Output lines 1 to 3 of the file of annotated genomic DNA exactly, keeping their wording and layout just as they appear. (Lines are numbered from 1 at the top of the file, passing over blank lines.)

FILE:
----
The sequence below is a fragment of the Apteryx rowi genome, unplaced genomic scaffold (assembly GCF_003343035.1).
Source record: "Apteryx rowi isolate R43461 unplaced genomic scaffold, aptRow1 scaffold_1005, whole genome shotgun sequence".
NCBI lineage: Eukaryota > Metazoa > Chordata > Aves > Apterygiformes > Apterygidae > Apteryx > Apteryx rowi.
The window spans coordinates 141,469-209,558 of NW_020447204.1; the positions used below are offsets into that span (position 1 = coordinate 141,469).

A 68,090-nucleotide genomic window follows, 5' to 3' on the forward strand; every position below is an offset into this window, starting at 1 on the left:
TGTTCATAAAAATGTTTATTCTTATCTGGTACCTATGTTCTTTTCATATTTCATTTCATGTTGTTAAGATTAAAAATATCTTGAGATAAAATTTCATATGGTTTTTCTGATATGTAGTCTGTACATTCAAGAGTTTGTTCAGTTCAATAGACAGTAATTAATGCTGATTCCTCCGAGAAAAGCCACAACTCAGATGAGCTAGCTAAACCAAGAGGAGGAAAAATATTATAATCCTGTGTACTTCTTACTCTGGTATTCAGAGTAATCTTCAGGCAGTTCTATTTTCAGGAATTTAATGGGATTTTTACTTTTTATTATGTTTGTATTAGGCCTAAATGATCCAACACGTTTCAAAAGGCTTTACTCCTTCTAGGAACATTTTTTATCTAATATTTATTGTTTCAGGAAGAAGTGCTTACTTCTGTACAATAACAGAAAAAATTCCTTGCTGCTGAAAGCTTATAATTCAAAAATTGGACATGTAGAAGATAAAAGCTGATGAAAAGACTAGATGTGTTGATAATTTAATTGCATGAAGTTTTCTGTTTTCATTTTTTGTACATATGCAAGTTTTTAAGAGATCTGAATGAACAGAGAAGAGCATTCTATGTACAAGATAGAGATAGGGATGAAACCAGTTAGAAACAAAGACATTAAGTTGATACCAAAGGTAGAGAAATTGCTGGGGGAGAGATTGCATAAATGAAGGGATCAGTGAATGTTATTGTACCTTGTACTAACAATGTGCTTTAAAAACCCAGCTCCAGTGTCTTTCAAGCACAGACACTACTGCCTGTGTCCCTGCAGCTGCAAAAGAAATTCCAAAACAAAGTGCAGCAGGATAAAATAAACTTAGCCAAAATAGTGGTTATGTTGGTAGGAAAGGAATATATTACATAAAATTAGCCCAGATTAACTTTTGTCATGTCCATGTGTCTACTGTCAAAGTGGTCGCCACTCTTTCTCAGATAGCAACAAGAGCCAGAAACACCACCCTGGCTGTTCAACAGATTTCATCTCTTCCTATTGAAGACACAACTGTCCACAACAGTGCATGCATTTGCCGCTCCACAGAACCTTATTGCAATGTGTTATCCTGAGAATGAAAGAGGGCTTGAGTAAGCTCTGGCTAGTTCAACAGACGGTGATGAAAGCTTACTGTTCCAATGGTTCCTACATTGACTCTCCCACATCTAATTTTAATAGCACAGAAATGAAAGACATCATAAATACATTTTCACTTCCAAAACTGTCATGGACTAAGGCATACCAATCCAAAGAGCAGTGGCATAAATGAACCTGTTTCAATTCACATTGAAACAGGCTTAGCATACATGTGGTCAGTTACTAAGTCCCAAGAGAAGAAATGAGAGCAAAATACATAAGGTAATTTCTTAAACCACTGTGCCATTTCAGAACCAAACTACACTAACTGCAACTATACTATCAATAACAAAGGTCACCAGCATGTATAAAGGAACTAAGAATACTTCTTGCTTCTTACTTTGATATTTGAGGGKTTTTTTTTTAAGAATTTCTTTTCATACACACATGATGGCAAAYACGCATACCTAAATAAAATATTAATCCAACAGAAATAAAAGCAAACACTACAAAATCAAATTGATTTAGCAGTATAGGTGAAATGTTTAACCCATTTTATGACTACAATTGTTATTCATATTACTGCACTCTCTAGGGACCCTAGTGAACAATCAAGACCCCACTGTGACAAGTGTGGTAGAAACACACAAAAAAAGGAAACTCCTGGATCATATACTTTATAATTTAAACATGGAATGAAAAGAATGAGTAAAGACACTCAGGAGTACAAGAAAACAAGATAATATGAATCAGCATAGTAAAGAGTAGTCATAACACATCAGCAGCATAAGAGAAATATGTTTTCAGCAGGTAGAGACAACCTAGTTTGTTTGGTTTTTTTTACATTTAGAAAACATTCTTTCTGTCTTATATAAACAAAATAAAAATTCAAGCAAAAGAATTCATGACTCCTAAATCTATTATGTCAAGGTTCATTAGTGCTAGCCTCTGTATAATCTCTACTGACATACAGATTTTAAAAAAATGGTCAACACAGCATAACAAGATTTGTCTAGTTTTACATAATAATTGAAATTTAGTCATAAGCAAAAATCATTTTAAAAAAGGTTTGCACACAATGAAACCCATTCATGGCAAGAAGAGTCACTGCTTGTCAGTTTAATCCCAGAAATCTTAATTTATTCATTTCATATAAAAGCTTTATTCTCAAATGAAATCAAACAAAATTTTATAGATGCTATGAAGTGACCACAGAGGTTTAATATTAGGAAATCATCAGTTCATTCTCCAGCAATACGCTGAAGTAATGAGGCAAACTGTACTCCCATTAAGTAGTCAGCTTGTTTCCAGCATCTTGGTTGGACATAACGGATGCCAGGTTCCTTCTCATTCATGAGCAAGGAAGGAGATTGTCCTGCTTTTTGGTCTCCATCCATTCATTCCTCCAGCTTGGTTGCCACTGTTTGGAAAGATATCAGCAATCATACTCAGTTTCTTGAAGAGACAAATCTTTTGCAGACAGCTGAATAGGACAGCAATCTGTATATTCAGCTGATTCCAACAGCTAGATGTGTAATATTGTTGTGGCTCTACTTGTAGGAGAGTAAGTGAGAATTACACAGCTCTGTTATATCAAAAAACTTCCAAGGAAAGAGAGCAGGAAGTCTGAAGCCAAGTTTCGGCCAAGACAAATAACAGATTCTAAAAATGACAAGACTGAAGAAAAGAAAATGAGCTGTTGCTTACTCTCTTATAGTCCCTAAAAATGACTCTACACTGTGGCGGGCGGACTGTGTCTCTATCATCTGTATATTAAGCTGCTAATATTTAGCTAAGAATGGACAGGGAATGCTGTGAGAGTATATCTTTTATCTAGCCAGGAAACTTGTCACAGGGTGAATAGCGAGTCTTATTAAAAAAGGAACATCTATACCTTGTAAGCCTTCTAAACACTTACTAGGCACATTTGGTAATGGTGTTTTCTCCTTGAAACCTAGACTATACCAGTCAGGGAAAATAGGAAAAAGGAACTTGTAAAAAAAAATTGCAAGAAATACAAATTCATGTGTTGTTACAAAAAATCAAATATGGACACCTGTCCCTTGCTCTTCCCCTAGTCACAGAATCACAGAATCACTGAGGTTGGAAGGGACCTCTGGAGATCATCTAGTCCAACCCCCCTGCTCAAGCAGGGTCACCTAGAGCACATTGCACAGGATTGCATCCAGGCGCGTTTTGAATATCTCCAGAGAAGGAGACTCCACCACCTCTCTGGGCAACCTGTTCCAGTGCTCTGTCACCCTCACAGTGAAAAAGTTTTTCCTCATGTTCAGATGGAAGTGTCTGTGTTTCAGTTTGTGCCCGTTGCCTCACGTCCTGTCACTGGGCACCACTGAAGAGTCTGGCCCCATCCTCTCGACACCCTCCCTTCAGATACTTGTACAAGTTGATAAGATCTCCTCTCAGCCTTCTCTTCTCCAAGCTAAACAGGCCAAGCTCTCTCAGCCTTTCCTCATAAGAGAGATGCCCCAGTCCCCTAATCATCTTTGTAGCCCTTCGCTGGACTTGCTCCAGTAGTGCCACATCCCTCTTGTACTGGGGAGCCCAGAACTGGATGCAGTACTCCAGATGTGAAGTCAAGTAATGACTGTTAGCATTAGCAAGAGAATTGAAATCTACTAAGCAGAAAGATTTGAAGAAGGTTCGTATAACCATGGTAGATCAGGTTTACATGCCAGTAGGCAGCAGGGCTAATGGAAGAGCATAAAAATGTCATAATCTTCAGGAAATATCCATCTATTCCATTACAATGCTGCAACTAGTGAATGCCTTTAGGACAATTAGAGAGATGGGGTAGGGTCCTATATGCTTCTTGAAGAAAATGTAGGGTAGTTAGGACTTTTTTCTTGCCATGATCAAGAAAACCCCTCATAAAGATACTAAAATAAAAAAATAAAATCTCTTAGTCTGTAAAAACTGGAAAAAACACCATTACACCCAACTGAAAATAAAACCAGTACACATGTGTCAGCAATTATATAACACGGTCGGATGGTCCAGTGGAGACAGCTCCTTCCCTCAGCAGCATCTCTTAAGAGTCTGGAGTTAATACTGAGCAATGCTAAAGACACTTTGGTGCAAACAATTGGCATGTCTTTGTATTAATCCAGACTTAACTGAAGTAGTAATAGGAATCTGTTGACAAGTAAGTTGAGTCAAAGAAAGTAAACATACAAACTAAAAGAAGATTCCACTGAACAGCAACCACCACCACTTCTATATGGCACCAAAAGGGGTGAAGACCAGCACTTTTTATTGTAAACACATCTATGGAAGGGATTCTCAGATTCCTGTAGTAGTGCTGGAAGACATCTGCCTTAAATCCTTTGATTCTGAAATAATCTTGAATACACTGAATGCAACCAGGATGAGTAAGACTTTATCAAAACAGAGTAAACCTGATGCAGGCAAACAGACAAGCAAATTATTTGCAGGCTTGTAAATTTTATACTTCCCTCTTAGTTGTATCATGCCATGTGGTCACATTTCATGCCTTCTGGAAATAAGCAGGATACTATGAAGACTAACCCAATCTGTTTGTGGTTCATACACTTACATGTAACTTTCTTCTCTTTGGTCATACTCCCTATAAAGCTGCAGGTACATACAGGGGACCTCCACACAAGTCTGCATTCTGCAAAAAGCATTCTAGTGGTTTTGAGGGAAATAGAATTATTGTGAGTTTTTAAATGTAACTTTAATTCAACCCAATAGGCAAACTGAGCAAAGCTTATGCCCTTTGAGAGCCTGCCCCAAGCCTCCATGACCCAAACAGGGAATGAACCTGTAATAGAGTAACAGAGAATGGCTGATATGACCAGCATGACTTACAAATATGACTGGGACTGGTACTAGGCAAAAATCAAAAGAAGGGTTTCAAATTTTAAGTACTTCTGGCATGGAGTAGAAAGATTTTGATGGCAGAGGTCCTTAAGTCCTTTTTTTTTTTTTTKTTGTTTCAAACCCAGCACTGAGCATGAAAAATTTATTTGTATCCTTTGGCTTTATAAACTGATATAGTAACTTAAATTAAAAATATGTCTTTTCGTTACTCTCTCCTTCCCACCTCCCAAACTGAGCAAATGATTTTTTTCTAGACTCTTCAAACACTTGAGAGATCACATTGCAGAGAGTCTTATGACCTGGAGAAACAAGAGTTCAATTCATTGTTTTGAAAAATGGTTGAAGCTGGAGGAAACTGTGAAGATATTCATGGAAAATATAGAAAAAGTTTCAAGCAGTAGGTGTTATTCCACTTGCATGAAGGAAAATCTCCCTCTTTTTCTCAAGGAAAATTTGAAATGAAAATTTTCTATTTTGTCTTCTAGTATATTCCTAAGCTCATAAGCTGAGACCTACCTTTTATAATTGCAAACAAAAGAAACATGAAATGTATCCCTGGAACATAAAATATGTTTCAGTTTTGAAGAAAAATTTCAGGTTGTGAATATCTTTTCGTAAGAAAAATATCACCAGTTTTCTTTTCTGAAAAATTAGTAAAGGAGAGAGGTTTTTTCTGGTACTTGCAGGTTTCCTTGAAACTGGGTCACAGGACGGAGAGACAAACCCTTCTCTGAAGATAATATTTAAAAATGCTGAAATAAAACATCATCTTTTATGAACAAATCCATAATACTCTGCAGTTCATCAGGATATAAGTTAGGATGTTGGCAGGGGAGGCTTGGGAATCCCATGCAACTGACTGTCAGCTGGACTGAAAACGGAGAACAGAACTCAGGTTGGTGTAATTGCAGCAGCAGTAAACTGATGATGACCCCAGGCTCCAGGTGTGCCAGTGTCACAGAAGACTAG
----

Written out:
The sequence below is a fragment of the Apteryx rowi genome, unplaced genomic scaffold (assembly GCF_003343035.1).
Source record: "Apteryx rowi isolate R43461 unplaced genomic scaffold, aptRow1 scaffold_1005, whole genome shotgun sequence".
NCBI lineage: Eukaryota > Metazoa > Chordata > Aves > Apterygiformes > Apterygidae > Apteryx > Apteryx rowi.